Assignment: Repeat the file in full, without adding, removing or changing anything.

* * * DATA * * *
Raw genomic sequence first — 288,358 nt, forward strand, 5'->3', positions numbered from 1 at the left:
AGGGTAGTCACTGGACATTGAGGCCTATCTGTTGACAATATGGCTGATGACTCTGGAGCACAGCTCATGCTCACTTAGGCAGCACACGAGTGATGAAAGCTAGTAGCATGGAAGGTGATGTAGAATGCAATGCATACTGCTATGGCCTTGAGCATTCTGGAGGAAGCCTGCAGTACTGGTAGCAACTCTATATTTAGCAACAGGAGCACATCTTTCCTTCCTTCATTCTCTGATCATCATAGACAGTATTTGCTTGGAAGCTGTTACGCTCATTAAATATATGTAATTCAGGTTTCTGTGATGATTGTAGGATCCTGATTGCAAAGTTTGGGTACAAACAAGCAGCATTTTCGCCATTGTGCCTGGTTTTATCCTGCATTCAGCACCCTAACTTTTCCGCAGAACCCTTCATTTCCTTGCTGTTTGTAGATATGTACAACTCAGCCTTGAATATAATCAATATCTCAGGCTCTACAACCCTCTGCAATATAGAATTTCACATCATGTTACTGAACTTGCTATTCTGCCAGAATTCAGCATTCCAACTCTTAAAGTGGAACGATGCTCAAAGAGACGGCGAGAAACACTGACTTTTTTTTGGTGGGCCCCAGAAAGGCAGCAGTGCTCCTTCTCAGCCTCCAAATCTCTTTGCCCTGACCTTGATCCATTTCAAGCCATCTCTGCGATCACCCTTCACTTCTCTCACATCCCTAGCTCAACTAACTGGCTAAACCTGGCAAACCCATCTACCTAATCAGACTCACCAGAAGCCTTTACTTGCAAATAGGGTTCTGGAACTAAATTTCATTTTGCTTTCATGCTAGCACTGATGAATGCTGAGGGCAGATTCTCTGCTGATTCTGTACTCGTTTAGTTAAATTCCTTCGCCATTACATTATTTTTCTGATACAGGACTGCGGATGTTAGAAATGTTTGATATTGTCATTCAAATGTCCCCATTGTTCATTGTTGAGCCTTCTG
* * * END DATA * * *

Raw genomic sequence first — 288,358 nt, forward strand, 5'->3', positions numbered from 1 at the left:
AGGGTAGTCACTGGACATTGAGGCCTATCTGTTGACAATATGGCTGATGACTCTGGAGCACAGCTCATGCTCACTTAGGCAGCACACGAGTGATGAAAGCTAGTAGCATGGAAGGTGATGTAGAATGCAATGCATACTGCTATGGCCTTGAGCATTCTGGAGGAAGCCTGCAGTACTGGTAGCAACTCTATATTTAGCAACAGGAGCACATCTTTCCTTCCTTCATTCTCTGATCATCATAGACAGTATTTGCTTGGAAGCTGTTACGCTCATTAAATATATGTAATTCAGGTTTCTGTGATGATTGTAGGATCCTGATTGCAAAGTTTGGGTACAAACAAGCAGCATTTTCGCCATTGTGCCTGGTTTTATCCTGCATTCAGCACCCTAACTTTTCCGCAGAACCCTTCATTTCCTTGCTGTTTGTAGATATGTACAACTCAGCCTTGAATATAATCAATATCTCAGGCTCTACAACCCTCTGCAATATAGAATTTCACATCATGTTACTGAACTTGCTATTCTGCCAGAATTCAGCATTCCAACTCTTAAAGTGGAACGATGCTCAAAGAGACGGCGAGAAACACTGACTTTTTTTTGGTGGGCCCCAGAAAGGCAGCAGTGCTCCTTCTCAGCCTCCAAATCTCTTTGCCCTGACCTTGATCCATTTCAAGCCATCTCTGCGATCACCCTTCACTTCTCTCACATCCCTAGCTCAACTAACTGGCTAAACCTGGCAAACCCATCTACCTAATCAGACTCACCAGAAGCCTTTACTTGCAAATAGGGTTCTGGAACTAAATTTCATTTTGCTTTCATGCTAGCACTGATGAATGCTGAGGGCAGATTCTCTGCTGATTCTGTACTCGTTTAGTTAAATTCCTTCGCCATTACATTATTTTTCTGATACAGGACTGCGGATGTTAGAAATGTTTGATATTGTCATTCAAATGTCCCCATTGTTCATTGTTGAGCCTTCTG